Ron’s #46: Candide by Voltaire

 

Yes, this is a rereading of a book for school, but like most books, I got more out of it on a second reading. I love this short novel of a young man’s journey through the world of sin, evil, and darkness to test preconceived theological and philosophical notions that this world is the “best of all possible worlds.”

 

Candide is Voltaire’s indictment on an active, benevolent God, but he ignores the important fact that without an absolute standard of what is good, how can we call anything evil? Why are all the wars, rapes, thieving, murder, and vengeance Candide experiences considered evil if there is no measuring stick to define it against an absolute good? In the words of C. S. Lewis, how can we call a line crooked without any notion of a straight line? Contrary to Voltaire’s findings, the evil and wickedness in Candide’s world point to absolutes of goodness, fairness, and honesty. If there is no God in this world, how does the atheist explain the evil? To what standard can he call rape and murder wrong if there is no ultimate goodness?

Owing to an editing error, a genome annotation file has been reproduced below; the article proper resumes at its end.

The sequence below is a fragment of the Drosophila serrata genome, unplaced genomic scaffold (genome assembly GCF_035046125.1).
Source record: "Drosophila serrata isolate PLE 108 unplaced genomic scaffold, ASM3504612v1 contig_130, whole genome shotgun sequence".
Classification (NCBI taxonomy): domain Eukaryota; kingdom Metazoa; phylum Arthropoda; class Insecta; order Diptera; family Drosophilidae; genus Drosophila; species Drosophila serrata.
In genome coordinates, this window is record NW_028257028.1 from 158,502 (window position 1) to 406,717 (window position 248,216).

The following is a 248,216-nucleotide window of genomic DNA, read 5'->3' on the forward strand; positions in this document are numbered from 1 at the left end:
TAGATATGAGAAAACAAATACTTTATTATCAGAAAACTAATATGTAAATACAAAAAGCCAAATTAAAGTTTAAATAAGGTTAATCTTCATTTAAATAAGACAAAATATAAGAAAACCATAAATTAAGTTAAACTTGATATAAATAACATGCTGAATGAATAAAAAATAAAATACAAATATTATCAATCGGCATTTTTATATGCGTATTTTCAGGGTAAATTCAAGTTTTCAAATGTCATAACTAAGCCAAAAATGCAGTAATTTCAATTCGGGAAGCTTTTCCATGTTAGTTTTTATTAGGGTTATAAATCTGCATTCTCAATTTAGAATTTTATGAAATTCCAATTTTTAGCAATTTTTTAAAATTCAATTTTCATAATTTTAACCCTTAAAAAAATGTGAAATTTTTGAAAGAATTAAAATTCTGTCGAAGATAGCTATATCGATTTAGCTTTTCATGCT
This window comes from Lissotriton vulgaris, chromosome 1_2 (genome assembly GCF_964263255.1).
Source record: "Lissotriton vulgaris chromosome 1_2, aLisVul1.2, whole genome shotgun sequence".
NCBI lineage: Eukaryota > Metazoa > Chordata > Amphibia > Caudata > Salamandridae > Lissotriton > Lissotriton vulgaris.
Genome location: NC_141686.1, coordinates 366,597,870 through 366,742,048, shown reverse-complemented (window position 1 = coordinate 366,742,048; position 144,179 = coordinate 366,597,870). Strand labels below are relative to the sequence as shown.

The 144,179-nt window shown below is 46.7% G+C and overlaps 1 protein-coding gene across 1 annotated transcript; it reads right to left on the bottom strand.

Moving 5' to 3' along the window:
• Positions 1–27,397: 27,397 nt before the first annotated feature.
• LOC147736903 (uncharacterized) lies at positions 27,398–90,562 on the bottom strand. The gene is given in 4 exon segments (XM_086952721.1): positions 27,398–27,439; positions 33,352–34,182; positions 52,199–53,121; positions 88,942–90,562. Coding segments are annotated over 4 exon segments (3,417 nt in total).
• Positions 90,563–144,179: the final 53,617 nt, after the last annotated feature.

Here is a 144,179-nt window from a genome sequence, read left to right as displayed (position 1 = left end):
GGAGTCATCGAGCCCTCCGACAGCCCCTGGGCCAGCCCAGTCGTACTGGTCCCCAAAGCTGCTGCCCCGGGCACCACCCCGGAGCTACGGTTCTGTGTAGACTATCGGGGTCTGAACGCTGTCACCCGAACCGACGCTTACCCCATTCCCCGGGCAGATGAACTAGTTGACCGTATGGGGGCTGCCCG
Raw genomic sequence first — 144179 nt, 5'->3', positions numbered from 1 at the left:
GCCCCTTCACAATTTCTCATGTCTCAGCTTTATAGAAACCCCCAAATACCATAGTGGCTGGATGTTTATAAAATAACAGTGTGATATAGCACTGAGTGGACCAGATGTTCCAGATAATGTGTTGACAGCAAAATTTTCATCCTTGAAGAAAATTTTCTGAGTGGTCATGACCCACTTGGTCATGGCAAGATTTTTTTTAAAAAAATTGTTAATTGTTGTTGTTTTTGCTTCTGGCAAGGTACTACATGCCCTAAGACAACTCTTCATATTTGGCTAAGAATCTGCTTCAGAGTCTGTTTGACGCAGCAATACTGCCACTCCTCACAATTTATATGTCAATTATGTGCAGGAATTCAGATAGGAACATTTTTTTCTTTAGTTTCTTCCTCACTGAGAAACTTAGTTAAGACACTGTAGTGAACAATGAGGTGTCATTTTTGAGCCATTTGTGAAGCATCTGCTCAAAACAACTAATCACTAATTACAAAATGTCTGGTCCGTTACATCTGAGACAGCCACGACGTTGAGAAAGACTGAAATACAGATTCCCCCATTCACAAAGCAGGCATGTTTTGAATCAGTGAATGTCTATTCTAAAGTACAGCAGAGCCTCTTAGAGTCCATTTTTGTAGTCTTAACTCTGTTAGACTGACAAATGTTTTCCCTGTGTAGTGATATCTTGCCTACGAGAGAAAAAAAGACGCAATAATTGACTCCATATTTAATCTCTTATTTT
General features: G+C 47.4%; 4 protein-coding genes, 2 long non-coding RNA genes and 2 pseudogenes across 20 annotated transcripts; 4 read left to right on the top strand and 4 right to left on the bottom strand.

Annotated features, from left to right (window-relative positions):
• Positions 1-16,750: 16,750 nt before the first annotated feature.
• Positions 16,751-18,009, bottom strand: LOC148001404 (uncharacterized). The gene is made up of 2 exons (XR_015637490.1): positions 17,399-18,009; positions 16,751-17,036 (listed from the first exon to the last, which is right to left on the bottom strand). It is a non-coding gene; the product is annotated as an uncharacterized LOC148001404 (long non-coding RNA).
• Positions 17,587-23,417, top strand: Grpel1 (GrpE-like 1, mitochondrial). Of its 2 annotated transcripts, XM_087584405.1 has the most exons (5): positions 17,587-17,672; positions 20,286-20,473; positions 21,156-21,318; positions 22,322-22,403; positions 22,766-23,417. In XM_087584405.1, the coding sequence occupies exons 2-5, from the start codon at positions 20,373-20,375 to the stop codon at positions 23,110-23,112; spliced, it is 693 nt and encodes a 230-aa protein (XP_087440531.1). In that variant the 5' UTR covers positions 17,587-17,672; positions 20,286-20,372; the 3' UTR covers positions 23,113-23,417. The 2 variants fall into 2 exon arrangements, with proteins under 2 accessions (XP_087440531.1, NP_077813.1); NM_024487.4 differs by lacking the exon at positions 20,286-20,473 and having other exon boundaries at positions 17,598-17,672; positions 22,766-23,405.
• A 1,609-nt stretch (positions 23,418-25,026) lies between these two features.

My last year’s review of Candide is found here.

 

 

 

About Ron 173 Articles
I teach English and government in Okinawa, Japan. I love reading theology and fiction, and my52books.com helps keep me accountable. Reading with three kids under 5 is a bit of a challenge, but I keep trying to find ways to read more. My favorites writers are C. S. Lewis, Flannery O’ Connor, and Raymond Carver.

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